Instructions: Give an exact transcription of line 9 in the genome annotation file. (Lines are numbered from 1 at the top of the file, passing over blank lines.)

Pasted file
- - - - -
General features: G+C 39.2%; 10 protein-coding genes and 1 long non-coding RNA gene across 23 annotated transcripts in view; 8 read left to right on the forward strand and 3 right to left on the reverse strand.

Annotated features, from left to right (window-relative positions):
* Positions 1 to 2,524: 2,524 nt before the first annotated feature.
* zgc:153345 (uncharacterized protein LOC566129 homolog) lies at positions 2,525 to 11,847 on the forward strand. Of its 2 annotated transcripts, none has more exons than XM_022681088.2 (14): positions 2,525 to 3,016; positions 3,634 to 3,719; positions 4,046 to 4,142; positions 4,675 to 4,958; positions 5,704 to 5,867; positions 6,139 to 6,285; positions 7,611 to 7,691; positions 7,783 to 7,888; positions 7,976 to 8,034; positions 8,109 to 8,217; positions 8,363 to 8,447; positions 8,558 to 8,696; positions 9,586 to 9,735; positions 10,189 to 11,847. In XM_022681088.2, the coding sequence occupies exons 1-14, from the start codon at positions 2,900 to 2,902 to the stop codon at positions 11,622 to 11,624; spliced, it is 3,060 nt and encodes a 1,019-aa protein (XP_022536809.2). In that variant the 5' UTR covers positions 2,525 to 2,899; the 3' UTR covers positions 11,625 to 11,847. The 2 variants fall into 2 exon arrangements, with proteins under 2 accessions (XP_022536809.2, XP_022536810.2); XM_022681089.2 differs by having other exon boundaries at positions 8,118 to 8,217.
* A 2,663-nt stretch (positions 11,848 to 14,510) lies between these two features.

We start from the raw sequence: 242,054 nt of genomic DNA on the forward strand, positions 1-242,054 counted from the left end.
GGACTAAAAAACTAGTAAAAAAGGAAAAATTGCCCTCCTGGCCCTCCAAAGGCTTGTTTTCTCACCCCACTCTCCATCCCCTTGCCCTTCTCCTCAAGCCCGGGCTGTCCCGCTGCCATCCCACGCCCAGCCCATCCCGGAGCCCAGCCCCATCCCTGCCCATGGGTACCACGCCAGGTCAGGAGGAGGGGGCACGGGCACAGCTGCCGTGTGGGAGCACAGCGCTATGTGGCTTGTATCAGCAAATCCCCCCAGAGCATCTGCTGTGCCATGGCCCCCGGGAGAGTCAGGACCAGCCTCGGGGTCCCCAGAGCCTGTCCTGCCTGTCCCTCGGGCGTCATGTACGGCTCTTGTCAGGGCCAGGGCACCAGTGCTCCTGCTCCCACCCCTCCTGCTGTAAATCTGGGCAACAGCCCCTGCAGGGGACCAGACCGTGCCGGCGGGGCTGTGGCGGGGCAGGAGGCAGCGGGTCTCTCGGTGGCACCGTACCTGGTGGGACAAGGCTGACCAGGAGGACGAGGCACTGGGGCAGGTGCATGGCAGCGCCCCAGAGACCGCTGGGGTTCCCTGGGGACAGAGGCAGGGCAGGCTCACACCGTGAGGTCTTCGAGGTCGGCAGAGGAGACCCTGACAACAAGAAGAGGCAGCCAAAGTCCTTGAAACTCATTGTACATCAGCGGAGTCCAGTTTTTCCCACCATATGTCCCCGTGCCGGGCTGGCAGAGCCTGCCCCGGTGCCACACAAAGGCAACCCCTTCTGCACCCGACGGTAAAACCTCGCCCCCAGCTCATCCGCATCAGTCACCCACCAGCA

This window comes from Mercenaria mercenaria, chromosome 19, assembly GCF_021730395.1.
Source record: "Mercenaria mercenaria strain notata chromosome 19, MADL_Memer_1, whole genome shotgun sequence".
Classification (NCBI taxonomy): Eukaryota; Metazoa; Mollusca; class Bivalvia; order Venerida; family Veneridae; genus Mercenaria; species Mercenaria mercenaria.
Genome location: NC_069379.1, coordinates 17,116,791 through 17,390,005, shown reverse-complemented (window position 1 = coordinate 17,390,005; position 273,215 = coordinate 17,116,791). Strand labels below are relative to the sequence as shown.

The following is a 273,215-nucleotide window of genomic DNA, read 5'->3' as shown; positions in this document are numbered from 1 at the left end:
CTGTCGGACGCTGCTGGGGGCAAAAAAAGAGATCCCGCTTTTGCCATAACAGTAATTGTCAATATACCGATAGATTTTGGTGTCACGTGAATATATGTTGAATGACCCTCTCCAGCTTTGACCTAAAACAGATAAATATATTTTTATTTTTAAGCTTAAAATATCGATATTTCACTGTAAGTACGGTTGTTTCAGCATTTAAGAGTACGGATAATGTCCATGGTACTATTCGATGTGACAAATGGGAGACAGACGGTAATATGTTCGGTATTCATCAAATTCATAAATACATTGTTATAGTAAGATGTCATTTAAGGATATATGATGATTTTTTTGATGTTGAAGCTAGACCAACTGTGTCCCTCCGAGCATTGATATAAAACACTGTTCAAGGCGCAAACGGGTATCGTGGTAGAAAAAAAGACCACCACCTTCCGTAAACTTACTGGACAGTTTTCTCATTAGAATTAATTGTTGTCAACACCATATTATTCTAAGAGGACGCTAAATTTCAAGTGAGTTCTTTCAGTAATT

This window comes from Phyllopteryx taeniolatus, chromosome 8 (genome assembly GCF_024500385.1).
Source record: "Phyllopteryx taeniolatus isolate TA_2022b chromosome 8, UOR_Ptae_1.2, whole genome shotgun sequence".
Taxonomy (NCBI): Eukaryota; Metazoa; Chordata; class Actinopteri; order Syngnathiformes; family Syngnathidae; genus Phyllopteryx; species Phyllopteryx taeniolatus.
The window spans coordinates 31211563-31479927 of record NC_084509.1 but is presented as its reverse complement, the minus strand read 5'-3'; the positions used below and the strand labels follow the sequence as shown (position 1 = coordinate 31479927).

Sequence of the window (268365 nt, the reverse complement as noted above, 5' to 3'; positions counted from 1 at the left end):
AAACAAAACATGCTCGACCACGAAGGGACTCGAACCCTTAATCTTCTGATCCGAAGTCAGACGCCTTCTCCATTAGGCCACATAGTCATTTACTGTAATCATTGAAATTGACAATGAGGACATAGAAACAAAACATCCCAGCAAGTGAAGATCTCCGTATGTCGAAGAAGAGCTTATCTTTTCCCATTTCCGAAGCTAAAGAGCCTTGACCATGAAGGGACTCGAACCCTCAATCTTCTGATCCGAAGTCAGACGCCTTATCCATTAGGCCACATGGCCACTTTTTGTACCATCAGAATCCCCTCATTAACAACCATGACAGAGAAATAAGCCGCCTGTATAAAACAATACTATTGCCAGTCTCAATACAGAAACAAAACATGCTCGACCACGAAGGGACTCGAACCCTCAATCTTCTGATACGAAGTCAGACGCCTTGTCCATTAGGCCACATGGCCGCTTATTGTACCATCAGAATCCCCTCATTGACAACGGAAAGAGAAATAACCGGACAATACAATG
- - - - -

Source record: "Mercenaria mercenaria strain notata chromosome 19, MADL_Memer_1, whole genome shotgun sequence".